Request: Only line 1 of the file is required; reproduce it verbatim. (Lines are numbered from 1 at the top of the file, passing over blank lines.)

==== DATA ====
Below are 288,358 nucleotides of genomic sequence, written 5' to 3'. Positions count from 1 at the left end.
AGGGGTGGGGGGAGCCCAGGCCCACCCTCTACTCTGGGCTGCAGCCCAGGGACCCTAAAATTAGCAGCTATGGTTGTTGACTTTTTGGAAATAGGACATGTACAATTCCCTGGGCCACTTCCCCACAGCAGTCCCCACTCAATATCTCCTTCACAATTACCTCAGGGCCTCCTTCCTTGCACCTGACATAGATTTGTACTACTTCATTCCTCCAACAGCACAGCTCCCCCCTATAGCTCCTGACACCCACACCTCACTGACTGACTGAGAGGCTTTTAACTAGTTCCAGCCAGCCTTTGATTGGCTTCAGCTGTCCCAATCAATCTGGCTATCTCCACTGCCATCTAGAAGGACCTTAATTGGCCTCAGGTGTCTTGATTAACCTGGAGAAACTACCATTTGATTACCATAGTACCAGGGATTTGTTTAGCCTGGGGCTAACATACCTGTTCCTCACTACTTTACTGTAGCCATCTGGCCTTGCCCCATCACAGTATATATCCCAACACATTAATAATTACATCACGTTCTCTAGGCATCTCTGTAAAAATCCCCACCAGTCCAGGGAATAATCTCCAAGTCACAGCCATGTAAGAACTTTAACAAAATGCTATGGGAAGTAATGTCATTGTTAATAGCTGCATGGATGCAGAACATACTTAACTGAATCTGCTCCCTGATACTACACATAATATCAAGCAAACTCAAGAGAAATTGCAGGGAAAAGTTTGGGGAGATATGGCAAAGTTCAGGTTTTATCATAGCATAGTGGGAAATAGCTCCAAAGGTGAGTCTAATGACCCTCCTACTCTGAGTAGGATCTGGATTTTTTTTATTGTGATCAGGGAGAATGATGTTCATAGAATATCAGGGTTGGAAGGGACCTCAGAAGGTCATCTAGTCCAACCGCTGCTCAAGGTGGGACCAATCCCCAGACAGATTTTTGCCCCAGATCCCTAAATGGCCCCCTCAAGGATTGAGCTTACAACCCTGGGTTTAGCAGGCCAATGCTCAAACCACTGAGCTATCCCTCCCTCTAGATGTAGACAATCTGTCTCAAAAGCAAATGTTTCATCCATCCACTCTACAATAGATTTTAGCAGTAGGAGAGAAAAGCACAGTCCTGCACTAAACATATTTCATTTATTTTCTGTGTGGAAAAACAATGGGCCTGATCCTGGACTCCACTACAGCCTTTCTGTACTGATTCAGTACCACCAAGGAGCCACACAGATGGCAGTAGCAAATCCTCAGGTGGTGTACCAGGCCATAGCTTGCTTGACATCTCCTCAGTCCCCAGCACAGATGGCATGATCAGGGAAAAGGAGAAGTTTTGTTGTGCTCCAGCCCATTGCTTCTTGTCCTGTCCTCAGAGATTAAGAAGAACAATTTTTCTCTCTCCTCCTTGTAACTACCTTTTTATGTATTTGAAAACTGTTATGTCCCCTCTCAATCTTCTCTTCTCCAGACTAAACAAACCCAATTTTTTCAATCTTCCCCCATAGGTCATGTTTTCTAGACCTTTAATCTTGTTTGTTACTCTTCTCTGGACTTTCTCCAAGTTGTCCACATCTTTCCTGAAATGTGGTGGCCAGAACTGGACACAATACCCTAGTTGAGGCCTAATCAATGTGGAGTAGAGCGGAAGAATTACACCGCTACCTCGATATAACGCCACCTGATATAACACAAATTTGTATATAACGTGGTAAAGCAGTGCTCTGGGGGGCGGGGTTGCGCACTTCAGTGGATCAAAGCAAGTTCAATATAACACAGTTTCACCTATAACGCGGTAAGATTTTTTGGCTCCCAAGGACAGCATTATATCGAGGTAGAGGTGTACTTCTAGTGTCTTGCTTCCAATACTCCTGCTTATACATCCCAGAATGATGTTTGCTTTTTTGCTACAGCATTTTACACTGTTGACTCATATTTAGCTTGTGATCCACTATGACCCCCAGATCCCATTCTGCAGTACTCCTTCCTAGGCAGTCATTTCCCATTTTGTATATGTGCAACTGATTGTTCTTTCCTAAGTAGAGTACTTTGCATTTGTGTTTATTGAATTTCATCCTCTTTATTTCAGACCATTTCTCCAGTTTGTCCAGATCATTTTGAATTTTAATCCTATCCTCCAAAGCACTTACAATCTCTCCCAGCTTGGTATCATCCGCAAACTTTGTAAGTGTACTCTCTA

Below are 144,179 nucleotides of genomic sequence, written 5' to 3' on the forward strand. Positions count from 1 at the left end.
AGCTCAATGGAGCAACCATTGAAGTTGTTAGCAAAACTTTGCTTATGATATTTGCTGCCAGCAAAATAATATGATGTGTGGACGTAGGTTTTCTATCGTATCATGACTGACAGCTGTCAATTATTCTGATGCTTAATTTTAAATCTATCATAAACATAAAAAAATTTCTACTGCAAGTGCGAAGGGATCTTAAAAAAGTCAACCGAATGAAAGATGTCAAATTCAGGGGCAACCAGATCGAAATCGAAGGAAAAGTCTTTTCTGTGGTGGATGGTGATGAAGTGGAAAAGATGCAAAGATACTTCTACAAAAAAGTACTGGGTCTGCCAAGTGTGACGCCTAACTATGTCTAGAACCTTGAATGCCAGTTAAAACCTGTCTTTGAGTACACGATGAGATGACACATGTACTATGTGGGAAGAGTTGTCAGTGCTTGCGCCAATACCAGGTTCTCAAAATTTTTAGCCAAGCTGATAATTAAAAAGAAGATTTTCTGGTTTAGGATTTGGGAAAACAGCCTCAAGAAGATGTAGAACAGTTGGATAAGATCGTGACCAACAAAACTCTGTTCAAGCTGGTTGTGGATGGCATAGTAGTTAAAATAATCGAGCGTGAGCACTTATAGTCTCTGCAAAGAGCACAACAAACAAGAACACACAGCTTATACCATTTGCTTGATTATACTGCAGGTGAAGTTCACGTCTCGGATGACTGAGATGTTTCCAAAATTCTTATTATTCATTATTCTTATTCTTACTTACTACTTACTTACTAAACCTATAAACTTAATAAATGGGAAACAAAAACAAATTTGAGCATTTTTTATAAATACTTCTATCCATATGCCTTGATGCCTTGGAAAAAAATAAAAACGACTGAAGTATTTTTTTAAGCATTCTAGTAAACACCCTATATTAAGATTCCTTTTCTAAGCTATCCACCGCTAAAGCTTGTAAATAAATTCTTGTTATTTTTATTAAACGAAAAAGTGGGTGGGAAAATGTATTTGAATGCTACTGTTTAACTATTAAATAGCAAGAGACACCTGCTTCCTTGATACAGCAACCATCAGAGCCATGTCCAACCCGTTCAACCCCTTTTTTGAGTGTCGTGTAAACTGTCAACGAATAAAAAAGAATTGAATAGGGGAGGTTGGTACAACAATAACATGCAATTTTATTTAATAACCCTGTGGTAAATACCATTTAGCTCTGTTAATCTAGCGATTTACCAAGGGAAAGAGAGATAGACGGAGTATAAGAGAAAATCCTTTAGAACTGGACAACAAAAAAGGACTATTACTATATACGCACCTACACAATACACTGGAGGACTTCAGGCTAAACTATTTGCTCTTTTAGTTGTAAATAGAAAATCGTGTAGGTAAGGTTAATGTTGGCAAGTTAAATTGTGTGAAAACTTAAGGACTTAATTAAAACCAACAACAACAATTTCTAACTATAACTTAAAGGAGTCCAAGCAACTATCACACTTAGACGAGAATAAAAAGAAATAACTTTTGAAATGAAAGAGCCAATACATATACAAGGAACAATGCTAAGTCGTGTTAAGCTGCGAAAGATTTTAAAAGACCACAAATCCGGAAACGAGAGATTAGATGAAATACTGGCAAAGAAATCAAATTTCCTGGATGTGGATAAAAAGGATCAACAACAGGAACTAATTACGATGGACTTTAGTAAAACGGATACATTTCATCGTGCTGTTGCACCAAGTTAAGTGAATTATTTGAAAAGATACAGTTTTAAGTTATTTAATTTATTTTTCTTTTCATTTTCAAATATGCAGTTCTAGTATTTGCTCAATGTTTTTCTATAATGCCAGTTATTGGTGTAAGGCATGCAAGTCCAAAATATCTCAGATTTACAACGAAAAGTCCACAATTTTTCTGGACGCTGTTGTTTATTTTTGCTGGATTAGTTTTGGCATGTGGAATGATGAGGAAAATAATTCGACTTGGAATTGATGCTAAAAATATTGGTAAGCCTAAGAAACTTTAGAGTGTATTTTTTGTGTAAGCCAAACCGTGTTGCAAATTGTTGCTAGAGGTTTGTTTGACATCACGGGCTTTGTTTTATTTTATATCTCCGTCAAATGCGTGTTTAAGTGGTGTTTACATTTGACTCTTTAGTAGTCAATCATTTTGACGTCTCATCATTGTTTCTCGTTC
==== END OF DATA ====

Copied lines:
Below are 288,358 nucleotides of genomic sequence, written 5' to 3'. Positions count from 1 at the left end.